LONDON (Reuters) - Britain will adopt a more severe target to cut greenhouse gas emissions by 2050, increasing this to 80 percent from 60 percent, newly installed Energy and Climate Minister Ed Miliband said Thursday.
The move came against the grain of intense industry lobbying to dilute an ambitious European Union climate change program, including tough carbon caps, at a meeting of EU leaders on Thursday.
Business lobby groups argue that cutting carbon emissions will add to fuel bills, but Miliband said the costs of not fighting climate change were greater, and would detail next year how Britain would embark on meeting the goal.
“In tough economic times, some people will ask whether we should retreat from our climate change objectives,” he told Parliament.
“In our view, it would be quite wrong to row (pull) back.”
EU leaders Thursday reaffirmed a December deadline to agree EU-wide energy and climate proposals, and stick to a target to cut greenhouse gas emissions by a fifth by 2020, at a summit overshadowed by the threat of a punishing recession.
But the leaders handed concessions to some heavy industry and coal-dependent former communist countries.
Recruited to the newly-created energy and climate change ministry two weeks ago, Miliband said the government would make the new UK target binding by amending its Climate Change Bill, going through Parliament, and won approval from green groups.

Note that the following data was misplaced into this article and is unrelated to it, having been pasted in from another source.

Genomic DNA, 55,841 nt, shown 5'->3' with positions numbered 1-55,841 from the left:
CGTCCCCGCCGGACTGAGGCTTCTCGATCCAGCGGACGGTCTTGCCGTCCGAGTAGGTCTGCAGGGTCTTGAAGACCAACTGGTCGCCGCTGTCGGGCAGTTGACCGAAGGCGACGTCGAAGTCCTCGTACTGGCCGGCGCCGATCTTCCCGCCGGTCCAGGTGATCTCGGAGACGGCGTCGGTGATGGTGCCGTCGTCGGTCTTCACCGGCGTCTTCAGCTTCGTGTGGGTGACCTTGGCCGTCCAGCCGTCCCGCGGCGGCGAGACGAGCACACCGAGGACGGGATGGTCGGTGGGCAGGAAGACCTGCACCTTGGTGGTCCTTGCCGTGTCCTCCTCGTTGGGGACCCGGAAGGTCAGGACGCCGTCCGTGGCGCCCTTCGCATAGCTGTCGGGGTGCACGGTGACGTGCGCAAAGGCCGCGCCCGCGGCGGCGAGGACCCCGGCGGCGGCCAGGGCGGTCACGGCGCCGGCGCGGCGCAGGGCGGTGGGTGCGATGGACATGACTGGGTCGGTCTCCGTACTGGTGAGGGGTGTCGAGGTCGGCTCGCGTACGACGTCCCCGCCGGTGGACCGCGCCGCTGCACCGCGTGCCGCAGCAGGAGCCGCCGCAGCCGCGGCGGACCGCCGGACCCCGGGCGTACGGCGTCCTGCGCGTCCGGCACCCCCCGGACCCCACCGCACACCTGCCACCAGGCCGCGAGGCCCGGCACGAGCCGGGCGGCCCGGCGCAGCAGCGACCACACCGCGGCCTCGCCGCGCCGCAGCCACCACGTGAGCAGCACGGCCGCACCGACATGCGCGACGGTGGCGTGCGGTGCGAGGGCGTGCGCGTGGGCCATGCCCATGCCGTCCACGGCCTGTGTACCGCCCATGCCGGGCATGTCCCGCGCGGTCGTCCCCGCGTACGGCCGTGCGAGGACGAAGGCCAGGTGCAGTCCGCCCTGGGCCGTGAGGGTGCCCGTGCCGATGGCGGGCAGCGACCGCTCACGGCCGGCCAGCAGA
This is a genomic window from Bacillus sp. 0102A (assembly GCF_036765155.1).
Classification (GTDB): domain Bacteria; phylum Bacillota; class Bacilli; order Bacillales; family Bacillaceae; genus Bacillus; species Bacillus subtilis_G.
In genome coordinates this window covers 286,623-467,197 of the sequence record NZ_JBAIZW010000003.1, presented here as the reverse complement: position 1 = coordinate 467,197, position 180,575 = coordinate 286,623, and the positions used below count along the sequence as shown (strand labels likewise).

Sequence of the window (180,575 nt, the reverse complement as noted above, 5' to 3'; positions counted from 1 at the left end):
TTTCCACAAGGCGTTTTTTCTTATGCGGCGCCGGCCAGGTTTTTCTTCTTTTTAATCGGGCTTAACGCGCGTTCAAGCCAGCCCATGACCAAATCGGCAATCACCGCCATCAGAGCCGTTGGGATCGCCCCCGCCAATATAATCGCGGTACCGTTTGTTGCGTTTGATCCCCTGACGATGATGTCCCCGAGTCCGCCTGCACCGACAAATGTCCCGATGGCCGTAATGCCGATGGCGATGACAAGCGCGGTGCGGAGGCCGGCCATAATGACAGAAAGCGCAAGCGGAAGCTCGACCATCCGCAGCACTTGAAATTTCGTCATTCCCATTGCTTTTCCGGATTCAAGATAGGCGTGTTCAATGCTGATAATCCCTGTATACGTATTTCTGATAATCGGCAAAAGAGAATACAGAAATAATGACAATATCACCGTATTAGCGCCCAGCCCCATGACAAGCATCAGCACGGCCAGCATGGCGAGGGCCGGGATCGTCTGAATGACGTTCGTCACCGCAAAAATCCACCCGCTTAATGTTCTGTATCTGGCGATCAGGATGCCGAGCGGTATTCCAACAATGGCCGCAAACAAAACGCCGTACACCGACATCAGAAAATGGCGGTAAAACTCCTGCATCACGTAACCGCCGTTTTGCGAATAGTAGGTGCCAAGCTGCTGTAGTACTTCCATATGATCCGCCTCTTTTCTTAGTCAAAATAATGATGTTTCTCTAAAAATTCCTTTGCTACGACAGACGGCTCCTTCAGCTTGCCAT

“In a decade in power Labour has never adopted a target so ambitious, far-reaching and internationally significant as this,” said Greenpeace chief scientist Dr Doug Parr.
Miliband also said he would amend a new energy law being debated to introduce ‘feed in’ tariffs for small-scale renewable energy generation. He did not specify which technologies.
Feed-in tariffs pay people a premium to generate “green” electricity and feed this back into the national grid, earning them a profit which helps to pay for installing solar panels, wind turbines, groundwater heating systems and other sources.
The measure could be a big boost to installers of such renewable power, such as Centrica’s British Gas arm.
“The provision of a feed in tariff is crucial to the success of microgeneration technologies, which have a key role to play in meeting the government’s renewable energy and carbon emissions targets,” said Gearoid Lane, managing director of British Gas New Energy.
Miliband said he would make a separate announcement on boosting renewable heat.
The chief adviser on climate change, Adair Turner, last week recommended the more ambitious 2050 goal, which is an 80 percent cut compared to 1990 levels.
The new emissions target would apply to all six greenhouse gases defined under the United Nation’s Kyoto Protocol, not just carbon dioxide as formerly.
Miliband said he would also discuss new legislation to end unfair pricing on pre-payment meters, unless energy companies can show they will stop over-charging customers.
Additional reporting by David Milliken; writing by Gerard Wynn; editing by James Jukwey
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